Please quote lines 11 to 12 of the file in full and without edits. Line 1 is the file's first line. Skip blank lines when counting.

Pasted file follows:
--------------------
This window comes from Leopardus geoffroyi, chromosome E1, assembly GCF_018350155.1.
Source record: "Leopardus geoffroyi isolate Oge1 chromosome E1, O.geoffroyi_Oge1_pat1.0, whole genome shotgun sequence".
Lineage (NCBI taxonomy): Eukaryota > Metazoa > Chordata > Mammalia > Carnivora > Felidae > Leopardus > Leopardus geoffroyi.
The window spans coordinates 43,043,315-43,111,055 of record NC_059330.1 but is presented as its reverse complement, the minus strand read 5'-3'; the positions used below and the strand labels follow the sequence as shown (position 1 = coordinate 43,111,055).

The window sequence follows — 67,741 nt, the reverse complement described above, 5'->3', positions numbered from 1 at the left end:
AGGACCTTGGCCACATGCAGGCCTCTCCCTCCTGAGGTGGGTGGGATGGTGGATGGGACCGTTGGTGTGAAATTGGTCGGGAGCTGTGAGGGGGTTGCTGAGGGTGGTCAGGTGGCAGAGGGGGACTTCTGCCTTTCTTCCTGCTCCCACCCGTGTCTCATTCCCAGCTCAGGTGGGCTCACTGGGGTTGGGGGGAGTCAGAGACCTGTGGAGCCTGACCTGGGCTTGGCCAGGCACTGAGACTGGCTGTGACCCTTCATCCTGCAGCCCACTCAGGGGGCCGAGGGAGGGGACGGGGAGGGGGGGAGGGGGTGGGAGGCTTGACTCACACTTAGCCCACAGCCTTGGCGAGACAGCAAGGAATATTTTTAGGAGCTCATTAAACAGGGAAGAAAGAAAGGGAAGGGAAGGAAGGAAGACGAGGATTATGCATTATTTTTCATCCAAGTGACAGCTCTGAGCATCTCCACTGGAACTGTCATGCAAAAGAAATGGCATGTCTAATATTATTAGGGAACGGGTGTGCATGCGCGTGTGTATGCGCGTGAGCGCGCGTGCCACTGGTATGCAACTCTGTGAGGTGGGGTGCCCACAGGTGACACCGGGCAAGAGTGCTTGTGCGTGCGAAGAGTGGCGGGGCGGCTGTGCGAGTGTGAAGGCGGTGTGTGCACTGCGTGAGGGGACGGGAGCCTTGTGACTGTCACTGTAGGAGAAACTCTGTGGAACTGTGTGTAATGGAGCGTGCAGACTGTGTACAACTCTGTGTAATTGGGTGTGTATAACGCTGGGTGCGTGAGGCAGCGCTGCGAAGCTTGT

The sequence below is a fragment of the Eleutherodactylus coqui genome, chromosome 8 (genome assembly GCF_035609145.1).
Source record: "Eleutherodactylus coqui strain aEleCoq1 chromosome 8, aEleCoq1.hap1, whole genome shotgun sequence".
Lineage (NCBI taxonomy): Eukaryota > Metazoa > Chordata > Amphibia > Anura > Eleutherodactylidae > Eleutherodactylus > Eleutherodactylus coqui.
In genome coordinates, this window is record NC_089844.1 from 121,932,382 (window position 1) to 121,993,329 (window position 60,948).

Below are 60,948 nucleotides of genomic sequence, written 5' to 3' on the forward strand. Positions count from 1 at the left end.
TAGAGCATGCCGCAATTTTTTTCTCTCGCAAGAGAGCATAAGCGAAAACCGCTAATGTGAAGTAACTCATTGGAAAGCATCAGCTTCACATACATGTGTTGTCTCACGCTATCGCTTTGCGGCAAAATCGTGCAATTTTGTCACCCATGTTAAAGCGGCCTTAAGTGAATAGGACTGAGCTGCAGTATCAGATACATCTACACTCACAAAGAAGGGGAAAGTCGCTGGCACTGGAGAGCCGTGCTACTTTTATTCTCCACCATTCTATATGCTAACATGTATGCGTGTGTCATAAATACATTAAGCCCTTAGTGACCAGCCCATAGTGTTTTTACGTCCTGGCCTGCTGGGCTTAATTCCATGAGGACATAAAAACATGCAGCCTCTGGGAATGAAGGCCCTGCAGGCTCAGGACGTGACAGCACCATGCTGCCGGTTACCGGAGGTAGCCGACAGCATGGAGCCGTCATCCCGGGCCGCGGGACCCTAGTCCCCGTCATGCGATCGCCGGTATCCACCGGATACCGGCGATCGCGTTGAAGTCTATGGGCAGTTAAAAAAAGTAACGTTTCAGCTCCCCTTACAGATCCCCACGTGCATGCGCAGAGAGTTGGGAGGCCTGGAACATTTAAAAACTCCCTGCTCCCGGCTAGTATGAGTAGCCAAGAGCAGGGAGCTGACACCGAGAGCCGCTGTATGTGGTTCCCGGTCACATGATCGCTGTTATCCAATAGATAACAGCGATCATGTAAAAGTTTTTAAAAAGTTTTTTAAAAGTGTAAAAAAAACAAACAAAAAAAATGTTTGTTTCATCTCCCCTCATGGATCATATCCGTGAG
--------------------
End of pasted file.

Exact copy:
Below are 60,948 nucleotides of genomic sequence, written 5' to 3' on the forward strand. Positions count from 1 at the left end.
TAGAGCATGCCGCAATTTTTTTCTCTCGCAAGAGAGCATAAGCGAAAACCGCTAATGTGAAGTAACTCATTGGAAAGCATCAGCTTCACATACATGTGTTGTCTCACGCTATCGCTTTGCGGCAAAATCGTGCAATTTTGTCACCCATGTTAAAGCGGCCTTAAGTGAATAGGACTGAGCTGCAGTATCAGATACATCTACACTCACAAAGAAGGGGAAAGTCGCTGGCACTGGAGAGCCGTGCTACTTTTATTCTCCACCATTCTATATGCTAACATGTATGCGTGTGTCATAAATACATTAAGCCCTTAGTGACCAGCCCATAGTGTTTTTACGTCCTGGCCTGCTGGGCTTAATTCCATGAGGACATAAAAACATGCAGCCTCTGGGAATGAAGGCCCTGCAGGCTCAGGACGTGACAGCACCATGCTGCCGGTTACCGGAGGTAGCCGACAGCATGGAGCCGTCATCCCGGGCCGCGGGACCCTAGTCCCCGTCATGCGATCGCCGGTATCCACCGGATACCGGCGATCGCGTTGAAGTCTATGGGCAGTTAAAAAAAGTAACGTTTCAGCTCCCCTTACAGATCCCCACGTGCATGCGCAGAGAGTTGGGAGGCCTGGAACATTTAAAAACTCCCTGCTCCCGGCTAGTATGAGTAGCCAAGAGCAGGGAGCTGACACCGAGAGCCGCTGTATGTGGTTCCCGGTCACATGATCGCTGTTATCCAATAGATAACAGCGATCATGTAAAAGTTTTTAAAAAGTTTTTTAAAAGTGTAAAAAAAACAAACAAAAAAAATGTTTGTTTCATCTCCCCTCATGGATCATATCCGTGAG